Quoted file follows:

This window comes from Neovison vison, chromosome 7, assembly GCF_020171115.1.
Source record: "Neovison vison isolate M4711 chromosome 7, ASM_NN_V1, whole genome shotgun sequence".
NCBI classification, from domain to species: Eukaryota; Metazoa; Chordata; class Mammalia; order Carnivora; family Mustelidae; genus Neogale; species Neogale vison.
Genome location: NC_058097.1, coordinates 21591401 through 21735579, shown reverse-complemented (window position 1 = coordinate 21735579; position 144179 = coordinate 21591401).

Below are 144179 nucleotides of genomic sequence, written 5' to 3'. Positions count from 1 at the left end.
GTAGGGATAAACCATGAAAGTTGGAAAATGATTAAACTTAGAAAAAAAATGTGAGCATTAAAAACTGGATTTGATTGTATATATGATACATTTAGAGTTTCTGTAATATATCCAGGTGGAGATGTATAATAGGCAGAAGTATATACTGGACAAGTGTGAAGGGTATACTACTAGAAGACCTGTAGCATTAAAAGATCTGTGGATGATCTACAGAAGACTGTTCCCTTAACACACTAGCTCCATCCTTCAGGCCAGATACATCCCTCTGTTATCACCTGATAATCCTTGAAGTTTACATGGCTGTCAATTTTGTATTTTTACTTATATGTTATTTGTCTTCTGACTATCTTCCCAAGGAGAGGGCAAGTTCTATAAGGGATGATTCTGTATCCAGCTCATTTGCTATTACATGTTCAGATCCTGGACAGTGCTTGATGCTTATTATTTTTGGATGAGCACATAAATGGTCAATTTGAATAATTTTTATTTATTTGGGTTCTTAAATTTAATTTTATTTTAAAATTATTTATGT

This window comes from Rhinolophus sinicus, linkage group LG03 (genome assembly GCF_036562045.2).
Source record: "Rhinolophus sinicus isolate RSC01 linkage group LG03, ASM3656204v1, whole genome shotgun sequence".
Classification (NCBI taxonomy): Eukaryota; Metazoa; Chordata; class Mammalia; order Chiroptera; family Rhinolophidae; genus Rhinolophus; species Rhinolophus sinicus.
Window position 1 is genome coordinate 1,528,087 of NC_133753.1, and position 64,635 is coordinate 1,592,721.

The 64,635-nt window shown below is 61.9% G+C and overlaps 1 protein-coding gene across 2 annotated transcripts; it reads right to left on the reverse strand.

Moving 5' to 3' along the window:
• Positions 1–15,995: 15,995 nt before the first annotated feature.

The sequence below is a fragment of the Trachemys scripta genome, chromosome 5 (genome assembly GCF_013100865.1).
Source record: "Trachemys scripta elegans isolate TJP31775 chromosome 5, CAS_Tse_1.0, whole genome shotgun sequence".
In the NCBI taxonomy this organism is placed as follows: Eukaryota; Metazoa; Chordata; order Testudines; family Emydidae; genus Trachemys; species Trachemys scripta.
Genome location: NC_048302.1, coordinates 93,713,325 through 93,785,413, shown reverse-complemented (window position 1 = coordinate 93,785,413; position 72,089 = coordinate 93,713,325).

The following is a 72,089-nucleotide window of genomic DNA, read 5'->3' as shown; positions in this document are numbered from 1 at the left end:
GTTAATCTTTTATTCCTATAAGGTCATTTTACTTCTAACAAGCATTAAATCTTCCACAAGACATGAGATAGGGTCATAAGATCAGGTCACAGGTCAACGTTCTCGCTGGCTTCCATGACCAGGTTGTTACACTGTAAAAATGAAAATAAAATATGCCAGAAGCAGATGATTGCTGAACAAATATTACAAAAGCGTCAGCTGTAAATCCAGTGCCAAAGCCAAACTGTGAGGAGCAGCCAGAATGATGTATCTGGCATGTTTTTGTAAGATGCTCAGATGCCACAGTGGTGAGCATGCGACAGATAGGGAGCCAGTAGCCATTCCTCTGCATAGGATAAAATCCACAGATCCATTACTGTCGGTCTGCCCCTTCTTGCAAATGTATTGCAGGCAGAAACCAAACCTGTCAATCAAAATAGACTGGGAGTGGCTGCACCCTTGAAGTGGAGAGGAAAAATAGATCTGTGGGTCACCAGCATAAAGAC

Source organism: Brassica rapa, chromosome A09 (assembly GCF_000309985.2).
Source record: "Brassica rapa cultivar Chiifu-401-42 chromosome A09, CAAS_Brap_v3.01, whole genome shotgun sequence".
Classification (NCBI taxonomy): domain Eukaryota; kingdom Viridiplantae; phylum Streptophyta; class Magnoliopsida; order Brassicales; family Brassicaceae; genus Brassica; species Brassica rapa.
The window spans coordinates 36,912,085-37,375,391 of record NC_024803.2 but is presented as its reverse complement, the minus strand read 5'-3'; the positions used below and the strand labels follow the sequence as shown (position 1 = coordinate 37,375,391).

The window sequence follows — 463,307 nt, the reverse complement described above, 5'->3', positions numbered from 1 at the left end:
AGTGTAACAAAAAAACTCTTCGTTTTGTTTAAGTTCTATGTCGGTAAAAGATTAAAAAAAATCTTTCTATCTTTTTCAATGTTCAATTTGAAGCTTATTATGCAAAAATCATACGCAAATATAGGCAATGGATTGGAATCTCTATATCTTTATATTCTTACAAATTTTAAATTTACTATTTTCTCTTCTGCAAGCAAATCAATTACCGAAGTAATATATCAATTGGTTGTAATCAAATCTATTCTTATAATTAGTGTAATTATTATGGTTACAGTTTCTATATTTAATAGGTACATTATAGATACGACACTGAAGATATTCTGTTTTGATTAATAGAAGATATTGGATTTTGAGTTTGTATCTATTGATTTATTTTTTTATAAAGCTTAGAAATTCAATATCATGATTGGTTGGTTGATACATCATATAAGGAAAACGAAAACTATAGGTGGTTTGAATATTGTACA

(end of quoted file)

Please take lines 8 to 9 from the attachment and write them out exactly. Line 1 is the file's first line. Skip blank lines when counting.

Source record: "Rhinolophus sinicus isolate RSC01 linkage group LG03, ASM3656204v1, whole genome shotgun sequence".
Classification (NCBI taxonomy): Eukaryota; Metazoa; Chordata; class Mammalia; order Chiroptera; family Rhinolophidae; genus Rhinolophus; species Rhinolophus sinicus.